A great way to understand the issues surrounding glyphosate

Glyphosate graphic

Glyphosate is all over the news. The World Health Organization declared it a likely carcinogen yet the U.S. EPA continues to drag its feet adding it to the list of chemicals banned for use.

For those who don’t know or aren’t sure, glyphosate is the key ingredient in Monsanto’s Roundup herbicide. It’s also found in 750 or more other products in the U.S. Tests have shown that people in 18 countries across Europe have glyphosate in their bodies. Another study revealed that the chemical has estrogenic properties and drives breast cancer proliferation in the parts-per-trillion range. And in February 2012, a shocking study published by the journal Archives of Toxicology showed that Roundup is toxic to human DNA even when diluted to concentrations 450-fold lower than used in agricultural applications.

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Toxic pesticide turning up everywhere we don’t want it

Consumers should be concerned that the toxic chemical glyphosate, shown here being sprayed on crops, is being found in places we really don't want it to be

Consumers should be concerned that the toxic chemical glyphosate, shown here being sprayed on crops, is being found in places we really don’t want it to be

The push to get glyphosate – – a key ingredient in Monsanto’s cash cow RoundUp – banned by the U.S. EPA as a highly toxic pesticide continues. Even more of a concern to consumers is the fact that traces of glyphosate are showing up in a lot of things Americans use every day.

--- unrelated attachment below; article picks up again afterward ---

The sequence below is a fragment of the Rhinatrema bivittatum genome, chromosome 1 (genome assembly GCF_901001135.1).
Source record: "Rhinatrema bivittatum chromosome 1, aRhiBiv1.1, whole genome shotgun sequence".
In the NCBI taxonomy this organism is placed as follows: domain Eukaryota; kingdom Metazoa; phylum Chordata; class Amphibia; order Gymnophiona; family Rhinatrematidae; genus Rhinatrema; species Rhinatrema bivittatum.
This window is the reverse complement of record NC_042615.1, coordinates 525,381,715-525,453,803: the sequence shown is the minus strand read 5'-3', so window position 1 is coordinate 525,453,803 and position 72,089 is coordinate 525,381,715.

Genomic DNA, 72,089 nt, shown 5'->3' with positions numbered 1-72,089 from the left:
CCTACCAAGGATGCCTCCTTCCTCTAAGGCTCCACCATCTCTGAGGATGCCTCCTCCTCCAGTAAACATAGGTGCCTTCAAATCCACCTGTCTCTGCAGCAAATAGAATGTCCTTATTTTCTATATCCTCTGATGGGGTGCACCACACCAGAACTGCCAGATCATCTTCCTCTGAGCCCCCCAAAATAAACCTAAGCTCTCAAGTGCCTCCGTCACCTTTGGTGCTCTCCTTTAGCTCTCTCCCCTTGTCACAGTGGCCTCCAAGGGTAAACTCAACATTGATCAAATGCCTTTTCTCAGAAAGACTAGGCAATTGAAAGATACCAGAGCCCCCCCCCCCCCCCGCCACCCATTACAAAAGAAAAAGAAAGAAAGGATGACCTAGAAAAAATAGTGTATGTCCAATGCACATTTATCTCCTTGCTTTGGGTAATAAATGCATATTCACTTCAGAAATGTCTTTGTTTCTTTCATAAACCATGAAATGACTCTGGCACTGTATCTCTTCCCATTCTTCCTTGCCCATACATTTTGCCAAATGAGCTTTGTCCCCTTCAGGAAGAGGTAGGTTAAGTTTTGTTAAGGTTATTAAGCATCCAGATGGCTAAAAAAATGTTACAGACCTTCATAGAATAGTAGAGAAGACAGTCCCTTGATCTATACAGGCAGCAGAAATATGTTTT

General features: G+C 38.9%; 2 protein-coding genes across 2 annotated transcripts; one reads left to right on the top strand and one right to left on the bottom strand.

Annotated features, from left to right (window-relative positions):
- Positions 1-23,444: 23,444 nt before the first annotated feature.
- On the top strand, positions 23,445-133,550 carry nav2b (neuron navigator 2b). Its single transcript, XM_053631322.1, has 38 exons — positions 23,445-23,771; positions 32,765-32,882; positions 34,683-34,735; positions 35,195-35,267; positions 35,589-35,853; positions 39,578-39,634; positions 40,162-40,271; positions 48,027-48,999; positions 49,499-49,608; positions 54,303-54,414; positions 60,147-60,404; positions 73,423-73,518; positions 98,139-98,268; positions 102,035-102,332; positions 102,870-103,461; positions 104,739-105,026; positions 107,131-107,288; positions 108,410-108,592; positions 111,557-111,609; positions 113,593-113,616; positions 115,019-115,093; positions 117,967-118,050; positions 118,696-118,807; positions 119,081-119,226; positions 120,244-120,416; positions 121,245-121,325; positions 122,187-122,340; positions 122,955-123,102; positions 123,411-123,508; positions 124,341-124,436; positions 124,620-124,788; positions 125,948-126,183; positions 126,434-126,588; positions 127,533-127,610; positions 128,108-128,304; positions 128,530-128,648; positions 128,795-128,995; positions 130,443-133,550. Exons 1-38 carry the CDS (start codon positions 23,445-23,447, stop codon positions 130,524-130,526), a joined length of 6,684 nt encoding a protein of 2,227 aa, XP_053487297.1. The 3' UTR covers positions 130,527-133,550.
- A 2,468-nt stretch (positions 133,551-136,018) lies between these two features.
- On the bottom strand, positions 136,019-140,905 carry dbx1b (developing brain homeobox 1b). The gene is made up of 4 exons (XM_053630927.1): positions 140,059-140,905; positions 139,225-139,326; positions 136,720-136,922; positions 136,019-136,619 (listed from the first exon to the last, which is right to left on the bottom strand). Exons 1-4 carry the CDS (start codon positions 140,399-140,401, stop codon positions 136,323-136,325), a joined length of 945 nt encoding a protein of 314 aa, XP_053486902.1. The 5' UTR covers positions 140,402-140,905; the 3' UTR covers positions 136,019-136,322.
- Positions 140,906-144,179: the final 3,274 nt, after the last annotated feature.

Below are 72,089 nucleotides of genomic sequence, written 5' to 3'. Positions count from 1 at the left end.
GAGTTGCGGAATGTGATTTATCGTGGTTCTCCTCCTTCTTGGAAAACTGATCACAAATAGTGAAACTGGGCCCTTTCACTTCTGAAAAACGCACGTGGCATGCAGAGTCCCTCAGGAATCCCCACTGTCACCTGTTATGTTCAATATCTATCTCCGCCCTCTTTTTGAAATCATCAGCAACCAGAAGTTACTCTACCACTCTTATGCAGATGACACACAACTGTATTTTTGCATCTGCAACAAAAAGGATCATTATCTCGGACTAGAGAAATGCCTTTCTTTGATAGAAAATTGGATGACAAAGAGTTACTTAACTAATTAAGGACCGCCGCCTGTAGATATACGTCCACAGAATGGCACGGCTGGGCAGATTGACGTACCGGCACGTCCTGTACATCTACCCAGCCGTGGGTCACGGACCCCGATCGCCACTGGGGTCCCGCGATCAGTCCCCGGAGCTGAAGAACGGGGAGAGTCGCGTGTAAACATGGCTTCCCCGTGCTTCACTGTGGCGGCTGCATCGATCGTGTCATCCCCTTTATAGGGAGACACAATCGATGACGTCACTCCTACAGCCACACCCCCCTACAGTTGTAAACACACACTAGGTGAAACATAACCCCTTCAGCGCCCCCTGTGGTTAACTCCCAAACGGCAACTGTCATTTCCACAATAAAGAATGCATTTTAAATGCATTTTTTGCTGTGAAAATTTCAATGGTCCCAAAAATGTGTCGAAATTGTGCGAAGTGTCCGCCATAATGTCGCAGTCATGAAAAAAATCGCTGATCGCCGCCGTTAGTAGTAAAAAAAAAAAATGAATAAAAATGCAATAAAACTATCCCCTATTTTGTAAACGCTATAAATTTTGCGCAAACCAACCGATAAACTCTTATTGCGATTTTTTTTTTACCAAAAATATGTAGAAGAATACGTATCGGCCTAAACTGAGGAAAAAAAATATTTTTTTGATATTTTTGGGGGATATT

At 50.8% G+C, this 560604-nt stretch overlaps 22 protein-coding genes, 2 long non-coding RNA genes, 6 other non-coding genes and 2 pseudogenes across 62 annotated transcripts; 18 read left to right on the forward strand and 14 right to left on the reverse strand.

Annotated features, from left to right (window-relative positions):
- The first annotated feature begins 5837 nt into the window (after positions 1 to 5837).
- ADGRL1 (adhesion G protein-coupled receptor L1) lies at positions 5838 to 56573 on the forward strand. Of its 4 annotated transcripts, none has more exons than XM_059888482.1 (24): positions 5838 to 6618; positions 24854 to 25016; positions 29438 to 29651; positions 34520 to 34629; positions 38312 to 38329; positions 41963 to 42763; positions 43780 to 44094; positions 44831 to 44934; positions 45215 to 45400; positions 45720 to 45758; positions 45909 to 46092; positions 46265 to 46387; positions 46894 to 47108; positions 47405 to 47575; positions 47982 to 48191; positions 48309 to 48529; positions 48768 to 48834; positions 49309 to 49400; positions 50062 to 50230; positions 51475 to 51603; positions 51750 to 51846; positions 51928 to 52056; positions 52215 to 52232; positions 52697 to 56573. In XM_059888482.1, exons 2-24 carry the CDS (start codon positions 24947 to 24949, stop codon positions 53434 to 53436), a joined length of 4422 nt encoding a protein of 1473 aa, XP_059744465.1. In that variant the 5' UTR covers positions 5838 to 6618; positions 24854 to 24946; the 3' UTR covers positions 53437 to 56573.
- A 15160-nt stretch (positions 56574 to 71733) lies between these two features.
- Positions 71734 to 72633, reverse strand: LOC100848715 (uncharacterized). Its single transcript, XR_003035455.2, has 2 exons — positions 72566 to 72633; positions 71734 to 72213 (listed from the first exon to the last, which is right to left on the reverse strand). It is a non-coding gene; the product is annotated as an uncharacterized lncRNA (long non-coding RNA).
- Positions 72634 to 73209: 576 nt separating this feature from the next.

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Home Depot to phase out bee-killing pesticides but leaves a small back door open

Bee collapse statement, EinsteinBee collapse is a serious problem in this country. And while there is still discussion as to what the underlying cause of this is, there is much evidence that toxic neonicotinoids are harmful to wildlife, especially to bees.

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5 Gyres works to help stop plastic pollution of microbeads

plastic microbeads

The issue of plastic in our oceans is huge – and growing! Even with encouraging news regarding Dutch engineering student Boyan Slat’s plan to clean up half the Pacific Garbage Patch in just 10 years, the issue of microbeads remains.

Plastic microbeads are in beauty products like toothpaste and facial scrubs in humongous amounts. One tube of exfoliating scrub can contain over 350,000 plastic microbeads! It’s estimated that 471 million microbeads are released into the San Francisco Bay every day.

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Home Depot – pulling a fast one with neonicotinoids ?

Home Depot logoAs an environmental journalist and an organic home gardener, I’m very aware of how pesticides and neonicotinoids such as Roundup and glyphosate are having a devastating effect on bees and butterflies. I work diligently to not only provide this information to others but also to avoid bringing any of said ingredients into or around my home.

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Urban Gardening for Dummies – a great resource to grow a green(er) thumb

9781118340356 cover.inddWith escalating food prices and growing concerns about food safety, more consumers are turning to gardening. Whether living in an apartment in a large city or a suburban home, gardening and sustainable living are becoming popular.

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Earth-friendly art from surprising recycled materials

Cassandra Tondro uses repurposed acrylic latex paint to create visual masterpieces like her “Flowing Forest”

Artist Marc Chagall said “Great art picks up where nature ends.”

In May I attended the Women of the Green Generation conference in Los Angeles. Among the fascinating showcases was an artist who’s work utilized unusual earth-friendly materials to create unique works of beauty.

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